Presentation onGovernment Policies on Consumer Protectionat the Asian Symposium on Direct Selling, 29-30 Sep 2003 By Stephen Loke President, Centre for Corporate Social Responsibility and Partner, Loke & Seah
Direct Selling/Door-to-door sales • Advantages • An age old industry • Bringing choice to consumers • Save time and travelling costs • Convenient as “doorstep” service
Problems with direct selling • Impersonation of government officials of utilities board, housing board, etc to gain sales • Pushing sales of water heaters, rubbish cute, doors, iron grilles, stainless steel pots and pans, vacuum cleaners when consumers cannot make brand or price comparison on the spot.
High-pressure selling tactics • “Hard sell” sales pitch • Aggressive and intimidating sales techniques • Undue harassment or coercion • Persistent, pushing salesmen, refuses to leave • Consumers fickle • The final act – the sympathy card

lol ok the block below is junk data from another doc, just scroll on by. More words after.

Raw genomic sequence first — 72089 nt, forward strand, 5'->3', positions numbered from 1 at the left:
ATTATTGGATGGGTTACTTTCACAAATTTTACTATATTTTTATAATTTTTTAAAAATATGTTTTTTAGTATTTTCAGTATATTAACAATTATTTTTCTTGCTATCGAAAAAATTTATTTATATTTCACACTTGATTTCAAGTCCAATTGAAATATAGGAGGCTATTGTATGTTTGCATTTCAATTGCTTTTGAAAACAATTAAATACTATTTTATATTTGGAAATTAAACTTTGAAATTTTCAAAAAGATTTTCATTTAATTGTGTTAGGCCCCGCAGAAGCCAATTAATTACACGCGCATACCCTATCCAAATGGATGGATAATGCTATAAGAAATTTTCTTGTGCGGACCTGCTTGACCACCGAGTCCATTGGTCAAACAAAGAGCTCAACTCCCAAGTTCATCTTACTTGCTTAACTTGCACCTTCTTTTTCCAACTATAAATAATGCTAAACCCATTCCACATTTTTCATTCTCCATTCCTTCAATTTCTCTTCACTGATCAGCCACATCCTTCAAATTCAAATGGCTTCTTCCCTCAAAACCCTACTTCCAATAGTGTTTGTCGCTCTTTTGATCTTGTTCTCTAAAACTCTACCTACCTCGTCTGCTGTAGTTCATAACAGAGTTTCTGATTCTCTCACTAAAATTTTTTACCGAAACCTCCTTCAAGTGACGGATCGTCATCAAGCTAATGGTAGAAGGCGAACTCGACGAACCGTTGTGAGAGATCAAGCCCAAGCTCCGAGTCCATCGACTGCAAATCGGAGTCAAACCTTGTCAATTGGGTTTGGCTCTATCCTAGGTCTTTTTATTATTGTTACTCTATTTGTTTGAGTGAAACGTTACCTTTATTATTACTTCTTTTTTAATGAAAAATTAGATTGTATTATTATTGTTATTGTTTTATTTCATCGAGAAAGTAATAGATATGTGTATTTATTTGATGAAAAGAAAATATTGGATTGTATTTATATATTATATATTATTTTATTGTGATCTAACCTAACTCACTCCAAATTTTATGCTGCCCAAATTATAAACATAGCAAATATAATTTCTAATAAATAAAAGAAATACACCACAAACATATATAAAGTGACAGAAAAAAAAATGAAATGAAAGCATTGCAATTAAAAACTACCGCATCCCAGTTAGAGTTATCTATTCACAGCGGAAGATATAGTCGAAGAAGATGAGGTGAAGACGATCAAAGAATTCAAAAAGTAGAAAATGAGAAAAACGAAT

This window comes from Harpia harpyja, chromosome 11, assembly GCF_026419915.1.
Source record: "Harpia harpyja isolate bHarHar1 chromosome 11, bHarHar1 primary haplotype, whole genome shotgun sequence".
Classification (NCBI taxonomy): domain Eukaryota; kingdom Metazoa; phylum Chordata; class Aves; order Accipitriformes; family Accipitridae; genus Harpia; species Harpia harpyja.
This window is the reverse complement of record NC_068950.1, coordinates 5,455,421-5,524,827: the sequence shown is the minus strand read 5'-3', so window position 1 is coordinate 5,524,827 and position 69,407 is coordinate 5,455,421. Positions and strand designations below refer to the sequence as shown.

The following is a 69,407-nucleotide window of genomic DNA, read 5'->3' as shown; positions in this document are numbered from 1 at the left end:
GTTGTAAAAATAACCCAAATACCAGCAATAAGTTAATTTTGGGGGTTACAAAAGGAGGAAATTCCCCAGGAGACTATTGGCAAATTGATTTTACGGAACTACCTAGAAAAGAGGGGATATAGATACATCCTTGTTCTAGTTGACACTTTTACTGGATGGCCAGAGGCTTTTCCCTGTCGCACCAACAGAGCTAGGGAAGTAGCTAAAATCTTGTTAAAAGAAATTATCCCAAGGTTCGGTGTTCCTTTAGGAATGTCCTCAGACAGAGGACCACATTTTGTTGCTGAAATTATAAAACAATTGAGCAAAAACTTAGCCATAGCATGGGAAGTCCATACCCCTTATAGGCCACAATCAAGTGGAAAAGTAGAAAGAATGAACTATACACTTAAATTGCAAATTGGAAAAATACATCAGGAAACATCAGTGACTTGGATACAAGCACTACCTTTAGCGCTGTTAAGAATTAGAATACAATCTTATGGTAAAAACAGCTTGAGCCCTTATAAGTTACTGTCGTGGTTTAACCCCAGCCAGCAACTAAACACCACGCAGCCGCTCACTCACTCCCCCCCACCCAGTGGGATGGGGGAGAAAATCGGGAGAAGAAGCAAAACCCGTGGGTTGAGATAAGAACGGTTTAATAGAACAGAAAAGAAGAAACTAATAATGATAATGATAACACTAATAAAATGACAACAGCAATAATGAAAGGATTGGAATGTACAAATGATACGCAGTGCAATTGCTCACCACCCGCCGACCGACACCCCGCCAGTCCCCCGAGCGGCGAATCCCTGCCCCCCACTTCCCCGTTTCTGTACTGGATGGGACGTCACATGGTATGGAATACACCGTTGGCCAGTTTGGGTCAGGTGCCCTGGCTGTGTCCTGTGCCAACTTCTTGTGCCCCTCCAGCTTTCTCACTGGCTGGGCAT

Consumer protection legislation in Singapore • Existing • The Consumer Protection (Trade Description and safety Requirements) Act, 1975 • Unfair Contract Terms Act • The Misrepresentation Act • The Sale of Goods Act • The Penal Code • The Miscellaneous Offences (Public Order and Nuisance) Act • Impending • The Consumer Protection (Fair Trading) Act, 2003
Voluntary Aspects/ self regulation • Public commitments by firms which extend beyond those obligations found in law • Commitments are embodied in voluntary codes: • Cooling off period • Disclosure of information • HIT • Honesty • Integrity • Transparency • Direct Selling Associations working with consumer groups • White listing
Business Excellence Fair Trading Competition Law CSR Public Relations
Business Excellence Consumer Confidence